Taliban celebrate defeating US Troops.

The extremist Muslim Taliban celebrated their return to power on Tuesday with gunfire and diplomacy, after the last U.S. troops left Afghanistan to end a two-decade war.
The longest military conflict in the United States ended Monday night when its forces abandoned the Kabul airport, where they were in control of an angry fighter jet that saw more than 123,000 people fleeing their lives under the Taliban.
Taliban militants then stormed the airport and fired shots into the air in a cheerful city – a dramatic return after a US-led invasion in 2001 and their downfall in support of Al Qaeda.
“Congratulations Afghanistan … this victory is for all folks ,” Taliban spokesman Zabihullah Mujahid told reporters a couple of hours later at the airport.

[photo/courtesy]


Mujahid said the Taliban victory was “a lesson to other invaders”.
Many Afghans fear the return of the original Taliban regime from 1996-2001, which was famous for their treatment of girls and women, as well as the brutal justice system.
However, the Taliban have repeatedly promised a more tolerant and transparent government compared to their first term in office, and the mujahedin have continued with this topic.
“We want to possess an honest relationship with America and therefore the world. We welcome good diplomatic relations with all,” he said.
Mujahid also stressed that the Taliban security forces would be “gentle and kind”.
Terrorist threat
The release came just before President 31 Biden’s deadline for ending the war, which claimed the lives of more than tens of thousands of Afghans and more than 2,400 American troops.
The early arrival follows a threat from the Islamic State group, the Taliban rivals, to attack American forces at the airport.
Thirteen U.S. troops were among the more than 100 people killed when an IS suicide bomber attacked an airport area last weekend, where desperate Afghans had gathered in hopes of boarding a rescue plane.
US-led air transport began as the Taliban completed a dramatic victory over government forces across the country and reached the capital on August 14.
Their victory came after Biden withdrew almost all American troops, then was forced to return around 6,000 more to make the flight.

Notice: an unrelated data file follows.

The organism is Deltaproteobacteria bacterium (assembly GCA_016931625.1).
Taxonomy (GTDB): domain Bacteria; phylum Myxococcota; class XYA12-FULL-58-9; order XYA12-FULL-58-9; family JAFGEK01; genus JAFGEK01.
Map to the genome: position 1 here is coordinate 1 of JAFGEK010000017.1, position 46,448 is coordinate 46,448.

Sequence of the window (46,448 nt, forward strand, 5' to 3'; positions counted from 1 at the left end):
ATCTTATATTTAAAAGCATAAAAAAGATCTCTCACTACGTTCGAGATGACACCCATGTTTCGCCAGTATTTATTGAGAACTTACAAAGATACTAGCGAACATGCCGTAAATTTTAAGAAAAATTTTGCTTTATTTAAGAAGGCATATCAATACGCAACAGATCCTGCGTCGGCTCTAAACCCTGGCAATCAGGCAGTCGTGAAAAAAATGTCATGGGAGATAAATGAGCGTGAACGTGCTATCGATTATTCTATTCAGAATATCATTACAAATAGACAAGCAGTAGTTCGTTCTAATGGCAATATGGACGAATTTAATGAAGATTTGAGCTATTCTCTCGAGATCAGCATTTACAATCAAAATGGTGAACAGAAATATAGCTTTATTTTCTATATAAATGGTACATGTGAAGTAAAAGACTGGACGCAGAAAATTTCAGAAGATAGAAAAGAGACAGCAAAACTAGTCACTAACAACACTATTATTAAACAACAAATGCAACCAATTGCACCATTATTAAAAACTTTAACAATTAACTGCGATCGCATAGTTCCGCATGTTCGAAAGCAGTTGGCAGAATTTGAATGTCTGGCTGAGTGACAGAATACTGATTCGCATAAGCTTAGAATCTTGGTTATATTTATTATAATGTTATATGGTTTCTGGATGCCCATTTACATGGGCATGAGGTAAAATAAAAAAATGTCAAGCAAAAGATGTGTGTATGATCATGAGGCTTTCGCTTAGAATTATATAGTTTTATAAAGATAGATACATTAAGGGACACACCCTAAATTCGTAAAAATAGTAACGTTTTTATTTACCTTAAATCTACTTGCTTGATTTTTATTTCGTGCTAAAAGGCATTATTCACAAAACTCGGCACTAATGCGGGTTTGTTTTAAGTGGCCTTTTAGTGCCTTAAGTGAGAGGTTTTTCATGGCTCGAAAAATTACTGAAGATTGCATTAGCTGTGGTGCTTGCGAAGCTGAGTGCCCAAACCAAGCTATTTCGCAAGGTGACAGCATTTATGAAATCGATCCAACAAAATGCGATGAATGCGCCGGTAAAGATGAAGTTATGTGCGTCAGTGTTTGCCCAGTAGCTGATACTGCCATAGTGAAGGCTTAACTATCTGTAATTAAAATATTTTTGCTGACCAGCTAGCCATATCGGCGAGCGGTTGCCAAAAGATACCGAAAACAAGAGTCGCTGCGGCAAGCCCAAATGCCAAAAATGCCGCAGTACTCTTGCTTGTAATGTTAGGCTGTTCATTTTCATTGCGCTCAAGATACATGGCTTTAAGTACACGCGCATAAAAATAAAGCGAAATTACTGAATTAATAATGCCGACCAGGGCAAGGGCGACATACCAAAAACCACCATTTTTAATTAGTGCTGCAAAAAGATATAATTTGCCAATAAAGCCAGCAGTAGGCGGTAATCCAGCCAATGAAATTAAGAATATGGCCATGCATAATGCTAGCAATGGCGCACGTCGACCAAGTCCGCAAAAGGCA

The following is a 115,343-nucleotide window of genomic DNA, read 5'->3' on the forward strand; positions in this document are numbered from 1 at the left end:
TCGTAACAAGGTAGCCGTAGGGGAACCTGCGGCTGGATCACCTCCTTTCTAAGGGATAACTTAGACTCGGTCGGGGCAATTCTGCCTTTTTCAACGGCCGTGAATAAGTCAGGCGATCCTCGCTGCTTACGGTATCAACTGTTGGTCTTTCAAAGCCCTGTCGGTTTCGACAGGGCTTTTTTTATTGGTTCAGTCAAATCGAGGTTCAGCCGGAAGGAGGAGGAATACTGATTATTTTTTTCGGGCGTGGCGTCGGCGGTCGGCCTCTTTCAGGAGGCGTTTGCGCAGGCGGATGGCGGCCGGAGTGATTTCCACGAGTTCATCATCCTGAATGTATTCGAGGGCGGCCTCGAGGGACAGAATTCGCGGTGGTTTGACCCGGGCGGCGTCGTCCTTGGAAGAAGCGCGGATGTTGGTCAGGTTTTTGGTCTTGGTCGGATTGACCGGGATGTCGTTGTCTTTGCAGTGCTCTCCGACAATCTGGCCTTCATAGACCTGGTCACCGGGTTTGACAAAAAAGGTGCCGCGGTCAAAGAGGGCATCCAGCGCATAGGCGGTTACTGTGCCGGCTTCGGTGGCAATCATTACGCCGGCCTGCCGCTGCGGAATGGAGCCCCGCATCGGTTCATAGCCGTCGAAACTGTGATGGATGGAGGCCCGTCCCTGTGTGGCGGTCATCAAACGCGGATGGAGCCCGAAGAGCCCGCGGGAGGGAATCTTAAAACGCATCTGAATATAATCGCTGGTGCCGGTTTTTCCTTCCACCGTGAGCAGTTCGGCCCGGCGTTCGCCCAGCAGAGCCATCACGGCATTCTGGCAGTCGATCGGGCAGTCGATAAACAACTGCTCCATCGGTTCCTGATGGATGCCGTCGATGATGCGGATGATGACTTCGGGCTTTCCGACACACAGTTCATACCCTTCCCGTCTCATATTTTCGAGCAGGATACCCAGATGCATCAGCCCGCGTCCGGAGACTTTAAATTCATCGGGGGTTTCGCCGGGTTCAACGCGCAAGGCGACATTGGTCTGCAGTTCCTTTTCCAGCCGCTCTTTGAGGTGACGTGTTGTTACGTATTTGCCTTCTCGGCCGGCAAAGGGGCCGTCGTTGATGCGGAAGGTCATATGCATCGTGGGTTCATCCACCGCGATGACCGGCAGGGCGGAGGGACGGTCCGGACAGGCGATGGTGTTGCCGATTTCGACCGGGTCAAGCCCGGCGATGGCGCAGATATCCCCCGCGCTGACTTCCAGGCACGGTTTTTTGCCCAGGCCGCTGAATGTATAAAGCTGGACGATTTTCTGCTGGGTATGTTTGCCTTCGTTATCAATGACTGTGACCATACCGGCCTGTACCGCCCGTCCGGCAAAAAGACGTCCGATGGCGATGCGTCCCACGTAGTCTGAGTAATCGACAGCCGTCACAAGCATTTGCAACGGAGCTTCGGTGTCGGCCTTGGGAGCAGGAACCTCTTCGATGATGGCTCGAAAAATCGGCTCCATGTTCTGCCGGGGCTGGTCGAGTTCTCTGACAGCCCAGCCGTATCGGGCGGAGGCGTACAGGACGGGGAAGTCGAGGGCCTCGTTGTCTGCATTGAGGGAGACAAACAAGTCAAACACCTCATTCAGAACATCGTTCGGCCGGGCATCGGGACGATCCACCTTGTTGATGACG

Biden said he would address the nation in Washington on Tuesday, as his critics continued to brutalize him for the way he handled the pull and pull.
“We can’t fight endless wars, but the scope and consequences of Biden’s defeat here are astounding,” Republican Senator Rick Scott said.
Biden’s chief diplomat, Secretary of State Antony Blinken, could only offer harsh words to the Taliban.
“All legitimacy and support will need to be won,” Blinken said, as he announced that the us had suspended its diplomatic presence in Kabul and relocated its operations to Qatar.
Uncertainty for the airport
All eyes will now be on how the Taliban are handling their early days with sole authority over the country, with a strong focus on whether they will allow free travel for those who wish to leave, as well as other foreigners.
Blinken said a small number of American citizens remained in the country – “less than 200” but probably around 100.
Thousands of Afghans who have worked with the US-backed government for years and fear retaliation also want to leave.
Western allies have expressed their grief in recent days that not all Afghans who wanted to flee could take rescue planes.
The UN Security Council on Monday passed a resolution calling on the Taliban to honor its promise to allow people to leave Afghanistan freely in the future and to give them access to the United Nations and provide other aid agencies.
Discussions are underway about who will run Kabul airport.
The Taliban have asked Turkey to handle equipment while maintaining security, but President Recep Tayyip Erdogan has not yet accepted the offer.
It was not immediately clear which airlines would agree to travel to and from Kabul.

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